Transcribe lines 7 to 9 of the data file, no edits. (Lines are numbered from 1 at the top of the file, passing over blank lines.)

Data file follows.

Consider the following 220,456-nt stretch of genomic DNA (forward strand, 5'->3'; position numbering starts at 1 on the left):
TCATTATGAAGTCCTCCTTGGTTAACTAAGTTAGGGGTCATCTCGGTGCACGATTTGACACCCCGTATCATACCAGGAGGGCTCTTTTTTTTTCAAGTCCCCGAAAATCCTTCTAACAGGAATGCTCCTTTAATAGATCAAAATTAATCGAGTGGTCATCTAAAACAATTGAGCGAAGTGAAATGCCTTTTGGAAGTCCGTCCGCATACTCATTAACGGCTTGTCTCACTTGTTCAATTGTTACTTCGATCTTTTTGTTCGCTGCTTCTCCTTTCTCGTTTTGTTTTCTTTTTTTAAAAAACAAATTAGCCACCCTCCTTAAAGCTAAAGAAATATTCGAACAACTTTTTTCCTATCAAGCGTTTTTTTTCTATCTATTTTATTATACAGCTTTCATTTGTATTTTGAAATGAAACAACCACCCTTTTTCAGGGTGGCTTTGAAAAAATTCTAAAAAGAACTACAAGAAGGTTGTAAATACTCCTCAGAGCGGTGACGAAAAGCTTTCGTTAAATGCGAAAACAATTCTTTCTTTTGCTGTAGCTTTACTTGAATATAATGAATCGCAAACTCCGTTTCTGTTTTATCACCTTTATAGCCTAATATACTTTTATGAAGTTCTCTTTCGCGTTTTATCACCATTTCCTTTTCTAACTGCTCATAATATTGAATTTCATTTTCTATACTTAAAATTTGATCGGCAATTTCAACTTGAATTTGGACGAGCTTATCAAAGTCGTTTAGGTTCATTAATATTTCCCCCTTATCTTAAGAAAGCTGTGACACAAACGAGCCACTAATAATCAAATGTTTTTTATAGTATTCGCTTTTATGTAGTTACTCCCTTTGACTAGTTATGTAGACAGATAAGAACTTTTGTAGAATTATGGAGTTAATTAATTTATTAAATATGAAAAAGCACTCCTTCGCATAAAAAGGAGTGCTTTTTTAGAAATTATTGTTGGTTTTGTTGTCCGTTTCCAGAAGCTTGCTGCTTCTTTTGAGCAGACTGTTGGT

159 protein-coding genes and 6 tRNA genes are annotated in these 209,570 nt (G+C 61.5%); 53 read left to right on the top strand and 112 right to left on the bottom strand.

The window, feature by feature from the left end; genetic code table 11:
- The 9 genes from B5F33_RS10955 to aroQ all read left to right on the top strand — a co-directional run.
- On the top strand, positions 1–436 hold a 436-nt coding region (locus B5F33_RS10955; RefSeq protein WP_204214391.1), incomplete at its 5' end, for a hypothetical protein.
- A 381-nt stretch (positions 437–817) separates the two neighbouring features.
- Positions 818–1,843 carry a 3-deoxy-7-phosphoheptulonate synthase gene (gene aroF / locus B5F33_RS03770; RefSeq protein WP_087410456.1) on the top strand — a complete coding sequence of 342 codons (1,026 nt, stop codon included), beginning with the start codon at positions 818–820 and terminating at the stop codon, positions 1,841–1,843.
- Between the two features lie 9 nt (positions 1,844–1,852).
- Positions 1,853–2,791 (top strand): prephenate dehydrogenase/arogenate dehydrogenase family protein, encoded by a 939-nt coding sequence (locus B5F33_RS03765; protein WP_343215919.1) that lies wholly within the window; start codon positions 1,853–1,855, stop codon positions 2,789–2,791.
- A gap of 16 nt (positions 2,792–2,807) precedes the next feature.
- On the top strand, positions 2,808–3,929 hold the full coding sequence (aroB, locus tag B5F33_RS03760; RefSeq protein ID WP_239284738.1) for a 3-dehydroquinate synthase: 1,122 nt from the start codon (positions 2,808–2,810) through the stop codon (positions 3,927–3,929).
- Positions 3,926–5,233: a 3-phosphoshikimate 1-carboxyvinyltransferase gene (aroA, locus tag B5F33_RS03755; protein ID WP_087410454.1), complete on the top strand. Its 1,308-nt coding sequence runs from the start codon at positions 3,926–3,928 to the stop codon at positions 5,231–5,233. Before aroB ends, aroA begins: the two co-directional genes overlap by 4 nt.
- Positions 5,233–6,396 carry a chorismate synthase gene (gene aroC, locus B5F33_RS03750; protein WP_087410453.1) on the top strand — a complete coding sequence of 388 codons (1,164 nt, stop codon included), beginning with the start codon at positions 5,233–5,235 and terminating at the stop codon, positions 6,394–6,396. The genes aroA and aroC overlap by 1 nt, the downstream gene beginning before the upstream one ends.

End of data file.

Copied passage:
- A 381-nt stretch (positions 437–817) separates the two neighbouring features.
- Positions 818–1,843 carry a 3-deoxy-7-phosphoheptulonate synthase gene (gene aroF / locus B5F33_RS03770; RefSeq protein WP_087410456.1) on the top strand — a complete coding sequence of 342 codons (1,026 nt, stop codon included), beginning with the start codon at positions 818–820 and terminating at the stop codon, positions 1,841–1,843.
- Between the two features lie 9 nt (positions 1,844–1,852).